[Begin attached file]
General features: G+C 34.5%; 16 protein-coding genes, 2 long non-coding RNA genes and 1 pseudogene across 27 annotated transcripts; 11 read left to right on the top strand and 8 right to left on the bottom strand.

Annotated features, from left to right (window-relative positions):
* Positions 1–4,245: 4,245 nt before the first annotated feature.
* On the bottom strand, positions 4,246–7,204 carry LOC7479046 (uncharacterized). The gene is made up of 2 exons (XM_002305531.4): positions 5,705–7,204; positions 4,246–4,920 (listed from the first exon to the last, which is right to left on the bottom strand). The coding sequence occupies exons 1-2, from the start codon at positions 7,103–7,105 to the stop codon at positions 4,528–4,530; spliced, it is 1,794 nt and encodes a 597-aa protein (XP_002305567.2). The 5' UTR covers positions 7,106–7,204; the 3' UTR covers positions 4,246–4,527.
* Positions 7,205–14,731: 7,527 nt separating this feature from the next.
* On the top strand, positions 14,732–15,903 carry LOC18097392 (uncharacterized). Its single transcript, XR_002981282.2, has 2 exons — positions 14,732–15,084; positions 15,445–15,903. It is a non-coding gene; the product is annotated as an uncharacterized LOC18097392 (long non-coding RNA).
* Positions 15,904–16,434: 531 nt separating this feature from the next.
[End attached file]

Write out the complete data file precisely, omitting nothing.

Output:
General features: G+C 34.5%; 16 protein-coding genes, 2 long non-coding RNA genes and 1 pseudogene across 27 annotated transcripts; 11 read left to right on the top strand and 8 right to left on the bottom strand.

Annotated features, from left to right (window-relative positions):
* Positions 1–4,245: 4,245 nt before the first annotated feature.
* On the bottom strand, positions 4,246–7,204 carry LOC7479046 (uncharacterized). The gene is made up of 2 exons (XM_002305531.4): positions 5,705–7,204; positions 4,246–4,920 (listed from the first exon to the last, which is right to left on the bottom strand). The coding sequence occupies exons 1-2, from the start codon at positions 7,103–7,105 to the stop codon at positions 4,528–4,530; spliced, it is 1,794 nt and encodes a 597-aa protein (XP_002305567.2). The 5' UTR covers positions 7,106–7,204; the 3' UTR covers positions 4,246–4,527.
* Positions 7,205–14,731: 7,527 nt separating this feature from the next.
* On the top strand, positions 14,732–15,903 carry LOC18097392 (uncharacterized). Its single transcript, XR_002981282.2, has 2 exons — positions 14,732–15,084; positions 15,445–15,903. It is a non-coding gene; the product is annotated as an uncharacterized LOC18097392 (long non-coding RNA).
* Positions 15,904–16,434: 531 nt separating this feature from the next.